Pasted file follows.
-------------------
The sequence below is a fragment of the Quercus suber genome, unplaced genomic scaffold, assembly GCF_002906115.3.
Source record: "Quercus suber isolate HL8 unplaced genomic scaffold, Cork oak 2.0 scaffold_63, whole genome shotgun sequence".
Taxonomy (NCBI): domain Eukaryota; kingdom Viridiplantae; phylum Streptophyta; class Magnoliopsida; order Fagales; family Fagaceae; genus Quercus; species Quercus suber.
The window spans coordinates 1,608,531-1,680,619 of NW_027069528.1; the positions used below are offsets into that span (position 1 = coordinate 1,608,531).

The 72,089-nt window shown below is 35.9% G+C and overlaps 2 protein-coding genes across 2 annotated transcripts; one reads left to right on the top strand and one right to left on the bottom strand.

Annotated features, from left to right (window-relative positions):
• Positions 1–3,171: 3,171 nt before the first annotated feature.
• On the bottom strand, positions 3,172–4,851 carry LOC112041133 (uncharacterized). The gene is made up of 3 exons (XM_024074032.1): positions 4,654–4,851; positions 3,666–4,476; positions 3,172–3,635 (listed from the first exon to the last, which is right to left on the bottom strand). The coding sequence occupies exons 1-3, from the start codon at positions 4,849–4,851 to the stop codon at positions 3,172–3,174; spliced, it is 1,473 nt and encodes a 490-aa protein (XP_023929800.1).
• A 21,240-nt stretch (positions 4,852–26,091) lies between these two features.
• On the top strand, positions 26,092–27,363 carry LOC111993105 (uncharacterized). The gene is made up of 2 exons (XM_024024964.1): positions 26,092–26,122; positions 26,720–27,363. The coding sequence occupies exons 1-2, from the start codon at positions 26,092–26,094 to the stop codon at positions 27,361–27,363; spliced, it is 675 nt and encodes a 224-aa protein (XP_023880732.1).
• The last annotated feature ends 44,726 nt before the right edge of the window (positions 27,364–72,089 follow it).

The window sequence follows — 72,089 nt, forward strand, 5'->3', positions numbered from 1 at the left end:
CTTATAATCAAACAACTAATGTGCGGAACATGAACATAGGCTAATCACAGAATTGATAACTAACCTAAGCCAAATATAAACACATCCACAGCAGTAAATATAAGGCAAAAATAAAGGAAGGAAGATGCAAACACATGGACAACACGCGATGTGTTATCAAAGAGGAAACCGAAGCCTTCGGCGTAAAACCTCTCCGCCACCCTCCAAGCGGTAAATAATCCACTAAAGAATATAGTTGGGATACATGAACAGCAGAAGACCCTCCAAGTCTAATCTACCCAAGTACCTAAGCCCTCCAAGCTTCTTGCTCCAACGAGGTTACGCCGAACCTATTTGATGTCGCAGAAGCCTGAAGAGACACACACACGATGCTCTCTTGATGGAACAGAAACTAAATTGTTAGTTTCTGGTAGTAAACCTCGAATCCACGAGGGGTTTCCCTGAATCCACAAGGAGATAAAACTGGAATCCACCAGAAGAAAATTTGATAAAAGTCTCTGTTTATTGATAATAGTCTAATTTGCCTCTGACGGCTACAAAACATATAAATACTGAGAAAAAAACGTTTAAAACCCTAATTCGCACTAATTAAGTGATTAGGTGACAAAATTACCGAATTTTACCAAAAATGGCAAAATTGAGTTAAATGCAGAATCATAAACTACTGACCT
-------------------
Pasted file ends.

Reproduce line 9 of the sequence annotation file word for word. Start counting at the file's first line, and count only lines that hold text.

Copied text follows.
• A 21,240-nt stretch (positions 4,852–26,091) lies between these two features.